Back to Journals » Clinical Ophthalmology » Volume 15

Effects of Intense Pulsed Light on Tear Film TGF-β and Microbiome in Ocular Rosacea with Dry Eye

Authors Sagaser S, Butterfield R, Kosiorek H, Kusne Y, Maldonado J, Fautsch MP, Patel D, Shen JF

Received 8 September 2020

Accepted for publication 11 November 2020

Published 27 January 2021 Volume 2021:15 Pages 323—330

DOI https://doi.org/10.2147/OPTH.S280707

Checked for plagiarism Yes

Review by Single anonymous peer review

Peer reviewer comments 2

Editor who approved publication: Dr Scott Fraser


Video abstract presented by Samantha Sagaser.

Views: 137

Samantha Sagaser,1 Richard Butterfield,2 Heidi Kosiorek,2 Yael Kusne,3 Juan Maldonado,4,5 Michael P Fautsch,6 Dharmendra Patel,3 Joanne F Shen3

1Mayo Clinic Alix School of Medicine, Scottsdale, AZ, USA; 2Research Biostatistics, Mayo Clinic, Scottsdale, AZ, USA; 3Ophthalmology, Mayo Clinic, Scottsdale, AZ, USA; 4Knowledge Enterprise, Genomics Core, Arizona State University, Tempe, AZ, USA; 5Center for Fundamental and Applied Microbiomics, The Biodesign Institute, Arizona State University, Tempe, AZ, USA; 6Ophthalmology, Mayo Clinic, Rochester, MN, USA

Correspondence: Joanne F Shen
Mayo Clinic, 13400 East Shea Blvd, Scottsdale, AZ 85259, USA
Email Shen.Joanne@mayo.edu

Purpose: To assess tear film transforming growth factor-beta (TGF-β) and ocular microbiome changes after intense pulsed light with meibomian gland expression (IPL-MGX) vs only MGX in treating ocular rosacea with dry eye symptoms.
Methods: Twenty patients were randomly assigned to IPL-MGX or MGX. Patients were examined, treated, and administered the ocular surface disease index (OSDI) survey every 4– 6 weeks for four total treatments. Tear film and conjunctival samples were collected at first and last visits, and analyzed for TGF-β concentration and 16s rRNA amplicon sequencing of ocular microbiome. Wilcoxon Rank Sum and Sign-Rank were used to examine changes from baseline.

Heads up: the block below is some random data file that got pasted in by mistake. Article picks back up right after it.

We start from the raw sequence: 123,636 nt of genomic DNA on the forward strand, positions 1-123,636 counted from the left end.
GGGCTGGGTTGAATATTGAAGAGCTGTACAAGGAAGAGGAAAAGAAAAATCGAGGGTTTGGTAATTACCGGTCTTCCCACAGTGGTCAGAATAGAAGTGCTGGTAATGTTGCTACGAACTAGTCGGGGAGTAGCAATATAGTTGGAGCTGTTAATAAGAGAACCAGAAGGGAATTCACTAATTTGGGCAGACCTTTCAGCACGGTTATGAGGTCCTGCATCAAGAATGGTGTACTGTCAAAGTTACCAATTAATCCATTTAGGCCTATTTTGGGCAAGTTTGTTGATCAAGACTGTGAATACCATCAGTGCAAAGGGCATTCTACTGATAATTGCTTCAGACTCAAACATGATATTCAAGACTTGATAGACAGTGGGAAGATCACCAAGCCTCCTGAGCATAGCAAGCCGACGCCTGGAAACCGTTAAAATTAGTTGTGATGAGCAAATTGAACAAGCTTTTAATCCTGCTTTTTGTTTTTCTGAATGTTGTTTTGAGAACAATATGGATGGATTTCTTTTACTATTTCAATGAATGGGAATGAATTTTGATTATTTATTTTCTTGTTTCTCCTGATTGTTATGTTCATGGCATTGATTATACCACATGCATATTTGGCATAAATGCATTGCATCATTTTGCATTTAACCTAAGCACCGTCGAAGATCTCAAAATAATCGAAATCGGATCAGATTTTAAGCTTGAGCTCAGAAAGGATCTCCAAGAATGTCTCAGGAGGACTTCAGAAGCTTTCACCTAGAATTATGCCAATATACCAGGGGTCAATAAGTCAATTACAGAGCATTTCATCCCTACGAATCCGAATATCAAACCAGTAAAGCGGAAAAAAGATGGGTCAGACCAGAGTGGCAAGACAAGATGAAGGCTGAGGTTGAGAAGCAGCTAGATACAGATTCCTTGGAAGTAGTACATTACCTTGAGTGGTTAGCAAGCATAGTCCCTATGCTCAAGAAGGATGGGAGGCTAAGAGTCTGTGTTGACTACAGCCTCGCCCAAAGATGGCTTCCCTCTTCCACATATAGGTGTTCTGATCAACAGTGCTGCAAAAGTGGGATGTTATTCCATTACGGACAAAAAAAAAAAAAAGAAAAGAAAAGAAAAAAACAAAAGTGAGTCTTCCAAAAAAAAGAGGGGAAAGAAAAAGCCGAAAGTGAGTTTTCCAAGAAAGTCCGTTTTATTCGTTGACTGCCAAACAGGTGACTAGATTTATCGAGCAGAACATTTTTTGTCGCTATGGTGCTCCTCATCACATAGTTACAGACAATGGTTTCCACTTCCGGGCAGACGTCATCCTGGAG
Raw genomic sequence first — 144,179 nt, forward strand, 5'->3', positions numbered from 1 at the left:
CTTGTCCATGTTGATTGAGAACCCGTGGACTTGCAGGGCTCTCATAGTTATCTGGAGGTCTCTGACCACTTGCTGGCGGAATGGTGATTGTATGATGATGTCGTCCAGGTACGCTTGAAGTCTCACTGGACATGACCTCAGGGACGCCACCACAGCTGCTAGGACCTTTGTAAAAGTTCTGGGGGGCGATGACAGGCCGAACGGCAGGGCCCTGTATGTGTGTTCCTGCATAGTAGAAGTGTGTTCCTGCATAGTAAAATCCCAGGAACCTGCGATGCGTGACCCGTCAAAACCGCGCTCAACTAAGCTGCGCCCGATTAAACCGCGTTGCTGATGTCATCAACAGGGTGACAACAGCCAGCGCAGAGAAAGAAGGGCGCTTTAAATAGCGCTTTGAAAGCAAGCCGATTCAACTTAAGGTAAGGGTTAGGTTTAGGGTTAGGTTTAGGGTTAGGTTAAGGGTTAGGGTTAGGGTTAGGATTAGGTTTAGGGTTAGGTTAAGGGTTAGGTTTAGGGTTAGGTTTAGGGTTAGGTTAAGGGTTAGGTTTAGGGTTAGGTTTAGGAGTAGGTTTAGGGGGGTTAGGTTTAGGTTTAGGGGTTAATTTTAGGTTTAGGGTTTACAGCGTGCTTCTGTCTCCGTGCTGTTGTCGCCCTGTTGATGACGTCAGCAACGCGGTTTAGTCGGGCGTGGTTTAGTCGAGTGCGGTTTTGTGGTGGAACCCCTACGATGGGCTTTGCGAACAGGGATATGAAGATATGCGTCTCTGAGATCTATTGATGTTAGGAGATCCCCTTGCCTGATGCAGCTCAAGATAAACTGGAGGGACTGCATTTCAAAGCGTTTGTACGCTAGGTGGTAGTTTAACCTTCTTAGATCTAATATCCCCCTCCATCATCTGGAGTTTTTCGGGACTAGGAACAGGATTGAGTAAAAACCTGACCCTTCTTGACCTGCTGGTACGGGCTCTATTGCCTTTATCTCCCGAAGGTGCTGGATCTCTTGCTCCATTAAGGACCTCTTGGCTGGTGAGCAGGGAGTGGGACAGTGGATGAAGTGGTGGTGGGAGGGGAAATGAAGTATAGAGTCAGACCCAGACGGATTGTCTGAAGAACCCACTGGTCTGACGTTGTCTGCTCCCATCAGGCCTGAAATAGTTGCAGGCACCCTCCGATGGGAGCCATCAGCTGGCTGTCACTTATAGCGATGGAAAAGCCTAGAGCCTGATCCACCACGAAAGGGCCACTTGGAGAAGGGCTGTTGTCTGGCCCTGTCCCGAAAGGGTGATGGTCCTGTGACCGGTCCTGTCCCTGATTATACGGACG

Results: OSDI revealed significantly greater improvement in symptoms after IPL-MGX (p=0.030) compared to MGX. There was no significant difference in mean TGF-β 1, 2, or 3 concentration after IPL-MGX (p=0.385, 0.709, 0.948, respectively). Quantities of Clostridium, Klebsiella, Brevibacterium, Lactobacillus, Neisseria, Streptococcus, Corynebacterium, Butyricicoccus, and Actinomyces were significantly reduced from baseline in both groups but without a significant difference between the two treatment groups.
Conclusion: IPL-MGX improved dry eye symptoms more than MGX alone. IPL treatment offered no additional benefit to MGX in decreasing virulent bacteria present on the ocular surface and did not influence TGF-β levels in tears. Prospective studies on IPL-MGX with larger sample sizes are needed to further investigate cytokines and IPL in patients suffering from ocular rosacea with dry eye symptoms.
ClinicalTrials.gov Identifier: NCT03194698.

Keywords: intense pulsed light, IPL, meibomian gland expression, dry eye disease, meibomian gland disorder, ocular rosacea, transforming growth factor-beta, TGF-β, tear cytokines, ocular microbiome, OSDI; ocular surface disease index

Creative Commons License This work is published and licensed by Dove Medical Press Limited. The full terms of this license are available at https://www.dovepress.com/terms.php and incorporate the Creative Commons Attribution - Non Commercial (unported, v3.0) License. By accessing the work you hereby accept the Terms. Non-commercial uses of the work are permitted without any further permission from Dove Medical Press Limited, provided the work is properly attributed. For permission for commercial use of this work, please see paragraphs 4.2 and 5 of our Terms.

Download Article [PDF]  View Full Text [HTML][Machine readable]